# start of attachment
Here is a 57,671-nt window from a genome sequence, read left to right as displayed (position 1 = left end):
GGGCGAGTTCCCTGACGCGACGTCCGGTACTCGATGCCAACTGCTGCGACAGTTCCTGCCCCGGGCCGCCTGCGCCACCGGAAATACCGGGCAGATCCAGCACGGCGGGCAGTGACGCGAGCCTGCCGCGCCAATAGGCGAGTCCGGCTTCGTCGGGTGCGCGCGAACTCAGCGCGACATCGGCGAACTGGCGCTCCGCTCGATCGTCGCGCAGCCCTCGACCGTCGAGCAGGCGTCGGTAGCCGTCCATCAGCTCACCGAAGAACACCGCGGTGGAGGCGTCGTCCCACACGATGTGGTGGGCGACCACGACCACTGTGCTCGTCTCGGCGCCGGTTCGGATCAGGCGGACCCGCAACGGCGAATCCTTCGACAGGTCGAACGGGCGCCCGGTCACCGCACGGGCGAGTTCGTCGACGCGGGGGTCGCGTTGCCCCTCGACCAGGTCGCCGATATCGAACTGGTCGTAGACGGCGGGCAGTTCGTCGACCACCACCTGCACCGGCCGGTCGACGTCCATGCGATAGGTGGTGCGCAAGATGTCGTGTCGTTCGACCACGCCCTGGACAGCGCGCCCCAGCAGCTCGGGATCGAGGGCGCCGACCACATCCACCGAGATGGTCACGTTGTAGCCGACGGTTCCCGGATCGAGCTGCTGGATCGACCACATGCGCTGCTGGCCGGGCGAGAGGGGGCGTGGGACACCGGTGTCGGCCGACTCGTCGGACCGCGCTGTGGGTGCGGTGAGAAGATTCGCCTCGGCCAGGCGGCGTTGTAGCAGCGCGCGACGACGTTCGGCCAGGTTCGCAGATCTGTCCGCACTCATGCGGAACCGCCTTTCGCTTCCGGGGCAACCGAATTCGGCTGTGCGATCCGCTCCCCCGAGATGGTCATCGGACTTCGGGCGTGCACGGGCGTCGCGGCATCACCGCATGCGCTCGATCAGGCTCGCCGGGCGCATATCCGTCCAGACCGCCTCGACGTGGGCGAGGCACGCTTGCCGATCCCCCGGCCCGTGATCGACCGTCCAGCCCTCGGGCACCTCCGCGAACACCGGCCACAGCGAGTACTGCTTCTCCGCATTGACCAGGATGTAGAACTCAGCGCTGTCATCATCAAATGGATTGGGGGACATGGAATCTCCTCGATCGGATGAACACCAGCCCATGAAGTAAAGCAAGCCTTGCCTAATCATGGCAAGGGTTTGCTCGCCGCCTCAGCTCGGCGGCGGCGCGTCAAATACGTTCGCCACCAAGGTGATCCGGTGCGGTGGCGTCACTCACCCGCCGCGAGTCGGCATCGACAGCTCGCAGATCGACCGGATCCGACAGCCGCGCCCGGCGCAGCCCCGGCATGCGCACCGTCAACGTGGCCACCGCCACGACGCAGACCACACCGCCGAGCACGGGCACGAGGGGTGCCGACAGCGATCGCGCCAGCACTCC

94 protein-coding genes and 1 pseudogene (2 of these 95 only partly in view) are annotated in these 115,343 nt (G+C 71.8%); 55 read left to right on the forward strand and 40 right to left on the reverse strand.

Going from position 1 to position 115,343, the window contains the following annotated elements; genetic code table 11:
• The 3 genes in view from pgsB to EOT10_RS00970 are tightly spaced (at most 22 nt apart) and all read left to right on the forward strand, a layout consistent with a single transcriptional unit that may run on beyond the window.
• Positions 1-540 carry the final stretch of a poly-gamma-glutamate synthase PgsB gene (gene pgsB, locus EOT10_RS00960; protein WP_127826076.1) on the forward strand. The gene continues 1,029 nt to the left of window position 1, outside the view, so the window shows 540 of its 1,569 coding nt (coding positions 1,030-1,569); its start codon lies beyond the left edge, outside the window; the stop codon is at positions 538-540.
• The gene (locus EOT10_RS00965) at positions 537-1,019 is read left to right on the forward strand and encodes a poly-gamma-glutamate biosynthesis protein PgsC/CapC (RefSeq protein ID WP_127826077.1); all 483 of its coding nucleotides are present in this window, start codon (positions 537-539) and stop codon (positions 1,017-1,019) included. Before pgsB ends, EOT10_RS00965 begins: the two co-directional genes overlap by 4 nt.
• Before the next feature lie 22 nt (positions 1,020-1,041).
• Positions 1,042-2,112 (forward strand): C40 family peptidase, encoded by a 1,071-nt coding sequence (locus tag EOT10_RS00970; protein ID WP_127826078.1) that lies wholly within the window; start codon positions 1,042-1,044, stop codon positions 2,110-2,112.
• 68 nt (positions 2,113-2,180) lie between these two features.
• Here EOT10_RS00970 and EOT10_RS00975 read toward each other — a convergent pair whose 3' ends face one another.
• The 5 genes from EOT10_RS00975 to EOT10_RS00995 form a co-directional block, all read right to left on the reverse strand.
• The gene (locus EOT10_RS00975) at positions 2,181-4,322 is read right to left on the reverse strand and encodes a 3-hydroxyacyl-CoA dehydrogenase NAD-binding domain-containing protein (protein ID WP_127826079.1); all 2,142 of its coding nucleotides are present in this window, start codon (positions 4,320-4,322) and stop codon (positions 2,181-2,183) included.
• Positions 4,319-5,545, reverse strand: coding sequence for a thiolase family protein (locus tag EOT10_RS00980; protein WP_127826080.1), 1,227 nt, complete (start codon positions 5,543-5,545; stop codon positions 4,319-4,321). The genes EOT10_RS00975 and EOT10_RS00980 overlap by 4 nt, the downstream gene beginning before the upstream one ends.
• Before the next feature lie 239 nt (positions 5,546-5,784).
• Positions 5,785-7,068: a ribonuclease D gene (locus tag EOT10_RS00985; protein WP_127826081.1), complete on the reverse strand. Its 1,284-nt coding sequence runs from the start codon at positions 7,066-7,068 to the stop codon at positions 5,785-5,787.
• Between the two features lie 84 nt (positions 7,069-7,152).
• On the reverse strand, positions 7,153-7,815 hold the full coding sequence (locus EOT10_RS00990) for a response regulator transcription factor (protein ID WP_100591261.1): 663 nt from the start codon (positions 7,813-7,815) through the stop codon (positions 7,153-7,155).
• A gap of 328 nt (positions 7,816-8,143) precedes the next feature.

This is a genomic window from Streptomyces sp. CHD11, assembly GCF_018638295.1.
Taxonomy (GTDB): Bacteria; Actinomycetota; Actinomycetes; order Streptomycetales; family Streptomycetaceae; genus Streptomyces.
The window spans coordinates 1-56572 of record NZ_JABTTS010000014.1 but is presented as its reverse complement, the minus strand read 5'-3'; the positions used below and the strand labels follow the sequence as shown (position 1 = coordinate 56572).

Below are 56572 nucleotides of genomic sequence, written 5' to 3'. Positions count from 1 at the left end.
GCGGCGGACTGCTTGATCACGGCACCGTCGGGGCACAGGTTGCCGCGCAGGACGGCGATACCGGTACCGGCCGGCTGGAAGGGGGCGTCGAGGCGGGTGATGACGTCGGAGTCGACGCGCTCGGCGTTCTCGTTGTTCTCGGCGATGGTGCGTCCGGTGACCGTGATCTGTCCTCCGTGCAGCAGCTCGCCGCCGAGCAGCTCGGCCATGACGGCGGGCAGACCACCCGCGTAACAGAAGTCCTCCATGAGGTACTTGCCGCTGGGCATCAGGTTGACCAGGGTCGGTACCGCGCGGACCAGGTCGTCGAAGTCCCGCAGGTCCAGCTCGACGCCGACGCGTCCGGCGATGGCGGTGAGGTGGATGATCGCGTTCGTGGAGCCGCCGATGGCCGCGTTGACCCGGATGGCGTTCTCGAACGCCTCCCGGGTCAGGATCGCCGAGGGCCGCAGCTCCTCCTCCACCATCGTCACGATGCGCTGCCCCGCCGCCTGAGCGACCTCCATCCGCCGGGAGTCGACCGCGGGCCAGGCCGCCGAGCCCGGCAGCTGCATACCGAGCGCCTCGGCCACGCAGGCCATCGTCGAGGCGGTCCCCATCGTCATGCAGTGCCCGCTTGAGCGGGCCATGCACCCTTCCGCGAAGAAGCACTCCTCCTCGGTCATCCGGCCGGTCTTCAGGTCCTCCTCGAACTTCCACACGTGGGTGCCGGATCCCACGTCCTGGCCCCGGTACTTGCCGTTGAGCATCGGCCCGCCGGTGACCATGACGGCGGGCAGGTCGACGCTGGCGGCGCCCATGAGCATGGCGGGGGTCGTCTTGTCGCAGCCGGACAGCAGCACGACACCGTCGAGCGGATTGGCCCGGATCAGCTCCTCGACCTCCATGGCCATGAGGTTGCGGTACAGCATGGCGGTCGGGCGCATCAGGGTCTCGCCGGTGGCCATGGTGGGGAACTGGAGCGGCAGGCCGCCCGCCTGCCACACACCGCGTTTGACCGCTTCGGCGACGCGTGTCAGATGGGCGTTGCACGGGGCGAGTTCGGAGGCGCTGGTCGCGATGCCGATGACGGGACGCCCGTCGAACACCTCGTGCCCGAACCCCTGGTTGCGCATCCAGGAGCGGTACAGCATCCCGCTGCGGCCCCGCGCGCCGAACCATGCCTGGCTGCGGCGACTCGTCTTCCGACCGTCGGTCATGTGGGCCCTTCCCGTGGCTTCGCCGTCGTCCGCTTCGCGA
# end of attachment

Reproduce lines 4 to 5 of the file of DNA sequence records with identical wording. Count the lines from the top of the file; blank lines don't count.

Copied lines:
Going from position 1 to position 115,343, the window contains the following annotated elements; genetic code table 11:
• The 3 genes in view from pgsB to EOT10_RS00970 are tightly spaced (at most 22 nt apart) and all read left to right on the forward strand, a layout consistent with a single transcriptional unit that may run on beyond the window.